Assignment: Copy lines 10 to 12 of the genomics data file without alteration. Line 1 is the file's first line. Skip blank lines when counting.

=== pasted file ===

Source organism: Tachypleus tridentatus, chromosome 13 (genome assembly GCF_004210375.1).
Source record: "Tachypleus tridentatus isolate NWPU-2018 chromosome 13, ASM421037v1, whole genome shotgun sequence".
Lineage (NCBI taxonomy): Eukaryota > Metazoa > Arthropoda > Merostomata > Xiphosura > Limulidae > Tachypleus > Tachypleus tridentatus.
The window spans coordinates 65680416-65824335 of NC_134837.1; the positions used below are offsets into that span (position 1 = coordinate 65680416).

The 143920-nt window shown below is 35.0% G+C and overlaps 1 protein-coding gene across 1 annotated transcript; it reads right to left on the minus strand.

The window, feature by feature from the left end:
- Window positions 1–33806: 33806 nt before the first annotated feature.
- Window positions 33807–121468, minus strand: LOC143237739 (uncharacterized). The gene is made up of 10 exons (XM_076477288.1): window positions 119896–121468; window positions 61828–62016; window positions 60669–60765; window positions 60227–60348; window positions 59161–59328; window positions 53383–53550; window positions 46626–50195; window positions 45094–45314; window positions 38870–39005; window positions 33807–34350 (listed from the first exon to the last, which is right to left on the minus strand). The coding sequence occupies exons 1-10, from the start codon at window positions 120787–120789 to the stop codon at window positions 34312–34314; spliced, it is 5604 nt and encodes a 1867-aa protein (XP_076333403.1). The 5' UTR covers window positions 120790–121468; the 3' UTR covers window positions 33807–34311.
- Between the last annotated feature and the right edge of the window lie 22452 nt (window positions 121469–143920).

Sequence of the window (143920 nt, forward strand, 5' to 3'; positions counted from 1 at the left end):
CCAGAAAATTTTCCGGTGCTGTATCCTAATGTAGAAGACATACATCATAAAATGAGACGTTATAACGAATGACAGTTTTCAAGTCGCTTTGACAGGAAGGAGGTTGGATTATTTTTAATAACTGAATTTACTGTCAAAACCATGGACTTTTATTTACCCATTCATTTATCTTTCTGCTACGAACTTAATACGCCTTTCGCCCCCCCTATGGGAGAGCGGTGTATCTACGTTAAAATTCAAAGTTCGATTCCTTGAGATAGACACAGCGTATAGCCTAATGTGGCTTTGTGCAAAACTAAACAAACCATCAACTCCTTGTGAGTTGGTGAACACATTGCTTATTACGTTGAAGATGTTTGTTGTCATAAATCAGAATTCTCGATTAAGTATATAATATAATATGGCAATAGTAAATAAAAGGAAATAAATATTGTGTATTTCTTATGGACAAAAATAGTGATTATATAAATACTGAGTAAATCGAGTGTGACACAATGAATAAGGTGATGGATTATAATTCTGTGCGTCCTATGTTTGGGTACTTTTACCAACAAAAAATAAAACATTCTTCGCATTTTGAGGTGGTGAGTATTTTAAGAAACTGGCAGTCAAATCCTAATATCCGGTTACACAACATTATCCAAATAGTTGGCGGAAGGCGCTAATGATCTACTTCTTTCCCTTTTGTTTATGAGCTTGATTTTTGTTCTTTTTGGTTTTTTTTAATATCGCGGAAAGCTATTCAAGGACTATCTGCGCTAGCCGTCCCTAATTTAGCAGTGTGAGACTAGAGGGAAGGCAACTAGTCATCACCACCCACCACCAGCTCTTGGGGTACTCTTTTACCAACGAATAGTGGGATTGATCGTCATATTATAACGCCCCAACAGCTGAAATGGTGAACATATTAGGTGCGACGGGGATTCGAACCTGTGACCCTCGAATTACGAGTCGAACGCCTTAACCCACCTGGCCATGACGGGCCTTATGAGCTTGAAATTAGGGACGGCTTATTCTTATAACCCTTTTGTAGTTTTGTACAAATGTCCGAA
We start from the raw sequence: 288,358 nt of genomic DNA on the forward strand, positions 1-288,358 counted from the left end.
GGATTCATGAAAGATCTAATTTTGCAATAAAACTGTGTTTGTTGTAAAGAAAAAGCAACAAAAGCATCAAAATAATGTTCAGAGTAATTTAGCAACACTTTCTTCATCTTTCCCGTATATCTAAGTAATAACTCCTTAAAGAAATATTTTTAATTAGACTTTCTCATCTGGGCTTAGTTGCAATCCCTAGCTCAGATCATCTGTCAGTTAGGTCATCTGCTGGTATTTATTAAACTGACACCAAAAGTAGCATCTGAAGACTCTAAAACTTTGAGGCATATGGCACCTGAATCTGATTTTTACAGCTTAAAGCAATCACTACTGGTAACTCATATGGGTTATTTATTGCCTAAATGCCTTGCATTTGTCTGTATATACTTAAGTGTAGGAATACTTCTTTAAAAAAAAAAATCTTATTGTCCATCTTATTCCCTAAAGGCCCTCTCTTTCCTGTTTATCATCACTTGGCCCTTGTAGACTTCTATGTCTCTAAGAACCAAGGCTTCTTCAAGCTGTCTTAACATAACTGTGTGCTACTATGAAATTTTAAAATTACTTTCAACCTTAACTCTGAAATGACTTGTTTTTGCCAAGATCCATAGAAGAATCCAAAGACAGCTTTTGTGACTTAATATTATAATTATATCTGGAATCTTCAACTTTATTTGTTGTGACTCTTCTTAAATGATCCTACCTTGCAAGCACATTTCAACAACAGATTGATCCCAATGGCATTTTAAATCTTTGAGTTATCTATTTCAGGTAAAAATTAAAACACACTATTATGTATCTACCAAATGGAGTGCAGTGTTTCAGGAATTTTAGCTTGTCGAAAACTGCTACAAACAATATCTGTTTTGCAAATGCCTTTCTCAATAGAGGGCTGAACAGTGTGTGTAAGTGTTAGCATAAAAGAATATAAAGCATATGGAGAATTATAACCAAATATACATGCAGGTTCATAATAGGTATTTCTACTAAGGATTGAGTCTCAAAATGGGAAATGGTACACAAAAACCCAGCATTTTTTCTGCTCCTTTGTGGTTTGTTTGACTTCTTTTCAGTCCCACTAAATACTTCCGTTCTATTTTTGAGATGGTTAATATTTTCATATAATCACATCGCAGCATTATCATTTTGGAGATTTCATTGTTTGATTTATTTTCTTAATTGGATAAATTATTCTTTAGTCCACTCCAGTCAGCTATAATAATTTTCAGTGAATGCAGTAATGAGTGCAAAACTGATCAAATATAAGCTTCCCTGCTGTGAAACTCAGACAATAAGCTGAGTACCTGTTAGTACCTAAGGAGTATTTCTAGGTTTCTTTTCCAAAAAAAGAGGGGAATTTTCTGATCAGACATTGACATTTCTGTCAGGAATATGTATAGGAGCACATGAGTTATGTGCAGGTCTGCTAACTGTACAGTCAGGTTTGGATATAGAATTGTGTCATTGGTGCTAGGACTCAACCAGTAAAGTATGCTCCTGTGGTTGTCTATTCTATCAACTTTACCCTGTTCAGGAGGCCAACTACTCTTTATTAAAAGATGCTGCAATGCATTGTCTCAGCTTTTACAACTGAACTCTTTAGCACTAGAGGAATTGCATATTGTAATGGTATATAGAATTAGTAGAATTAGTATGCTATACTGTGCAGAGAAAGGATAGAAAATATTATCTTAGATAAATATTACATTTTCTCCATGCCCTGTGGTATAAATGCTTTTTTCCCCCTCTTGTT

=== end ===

Sequence of the window (143920 nt, forward strand, 5' to 3'; positions counted from 1 at the left end):
CCAGAAAATTTTCCGGTGCTGTATCCTAATGTAGAAGACATACATCATAAAATGAGACGTTATAACGAATGACAGTTTTCAAGTCGCTTTGACAGGAAGGAGGTTGGATTATTTTTAATAACTGAATTTACTGTCAAAACCATGGACTTTTATTTACCCATTCATTTATCTTTCTGCTACGAACTTAATACGCCTTTCGCCCCCCCTATGGGAGAGCGGTGTATCTACGTTAAAATTCAAAGTTCGATTCCTTGAGATAGACACAGCGTATAGCCTAATGTGGCTTTGTGCAAAACTAAACAAACCATCAACTCCTTGTGAGTTGGTGAACACATTGCTTATTACGTTGAAGATGTTTGTTGTCATAAATCAGAATTCTCGATTAAGTATATAATATAATATGGCAATAGTAAATAAAAGGAAATAAATATTGTGTATTTCTTATGGACAAAAATAGTGATTATATAAATACTGAGTAAATCGAGTGTGACACAATGAATAAGGTGATGGATTATAATTCTGTGCGTCCTATGTTTGGGTACTTTTACCAACAAAAAATAAAACATTCTTCGCATTTTGAGGTGGTGAGTATTTTAAGAAACTGGCAGTCAAATCCTAATATCCGGTTACACAACATTATCCAAATAGTTGGCGGAAGGCGCTAATGATCTACTTCTTTCCCTTTTGTTTATGAGCTTGATTTTTGTTCTTTTTGGTTTTTTTTAATATCGCGGAAAGCTATTCAAGGACTATCTGCGCTAGCCGTCCCTAATTTAGCAGTGTGAGACTAGAGGGAAGGCAACTAGTCATCACCACCCACCACCAGCTCTTGGGGTACTCTTTTACCAACGAATAGTGGGATTGATCGTCATATTATAACGCCCCAACAGCTGAAATGGTGAACATATTAGGTGCGACGGGGATTCGAACCTGTGACCCTCGAATTACGAGTCGAACGCCTTAACCCACCTGGCCATGACGGGCCTTATGAGCTTGAAATTAGGGACGGCTTATTCTTATAACCCTTTTGTAGTTTTGTACAAATGTCCGAA
We start from the raw sequence: 288,358 nt of genomic DNA on the forward strand, positions 1-288,358 counted from the left end.